Pound exposed by rates surprise

THE pound and French franc are expected to come under pressure when the foreign exchange markets re-open in Asia at midnight, in the wake of today's French presidential election and Friday's decision by the Chancellor of the Exchequer, Kenneth Clarke, to leave interest rates unchanged.

Mr Clarke's comments on this morning's Frost on Sunday BBC television programme will be carefully analysed for an explanation of his interest- rate decision, despite rising raw material costs, an already weak pound and surging money market rates.

The suspicion is gaining ground that Mr Clarke is preparing to relax the chains that have been holding inflation back, which would imply a potentially damaging disagreement with Eddie George, the Governor of the Bank of England.

Said one dealer: "Clarke has some explaining to do. If sterling continues to fall this week, he is going to look pretty stupid if he has to shore it up with an increase in base rate by Friday."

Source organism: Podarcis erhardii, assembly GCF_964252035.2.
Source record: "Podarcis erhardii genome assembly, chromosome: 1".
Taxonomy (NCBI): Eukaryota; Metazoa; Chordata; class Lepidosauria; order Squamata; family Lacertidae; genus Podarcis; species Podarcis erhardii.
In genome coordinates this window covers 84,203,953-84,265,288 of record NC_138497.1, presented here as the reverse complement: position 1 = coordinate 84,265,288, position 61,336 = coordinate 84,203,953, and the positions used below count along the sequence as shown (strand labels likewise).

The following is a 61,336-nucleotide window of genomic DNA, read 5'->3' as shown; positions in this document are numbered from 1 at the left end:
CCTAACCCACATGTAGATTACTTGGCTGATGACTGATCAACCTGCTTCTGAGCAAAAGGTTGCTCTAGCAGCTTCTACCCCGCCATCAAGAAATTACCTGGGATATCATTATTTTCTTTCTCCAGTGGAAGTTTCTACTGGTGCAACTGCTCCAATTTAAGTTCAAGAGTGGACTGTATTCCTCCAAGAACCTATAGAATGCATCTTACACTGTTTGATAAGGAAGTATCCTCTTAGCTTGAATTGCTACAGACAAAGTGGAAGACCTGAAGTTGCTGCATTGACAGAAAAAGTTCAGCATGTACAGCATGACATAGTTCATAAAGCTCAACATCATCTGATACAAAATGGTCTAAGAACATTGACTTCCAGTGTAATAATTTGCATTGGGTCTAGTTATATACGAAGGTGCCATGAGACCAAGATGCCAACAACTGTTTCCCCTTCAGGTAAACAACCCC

Sterling will share the spotlight this week with the French franc, as markets react to the result of the French presidential election. If Jacques Chirac should be defeated today by the Socialist candidate, Lionel Jospin, the franc would go into free-fall.

Speculation surrounding the two European currencies should take some of the heat off the US dollar, which has been pulling the pound down with it.

Pressure for a further rise in UK base rates has been generated by the currency and bond markets and is unlikely to disappear quickly. Headline inflation, including mortgage interest, has edged up in the past few months to 3.5 per cent and the underlying rate has reached 2.8 per cent, mainly because of the rise in commodity prices and the decline in the value of the pound against the mark, yen and Swiss franc.

Some economists argue that the case for a rise in rates to control domestic demand was weak and has weakened further since the last increase three months ago, as the growth of output and consumption has visibly decelerated.

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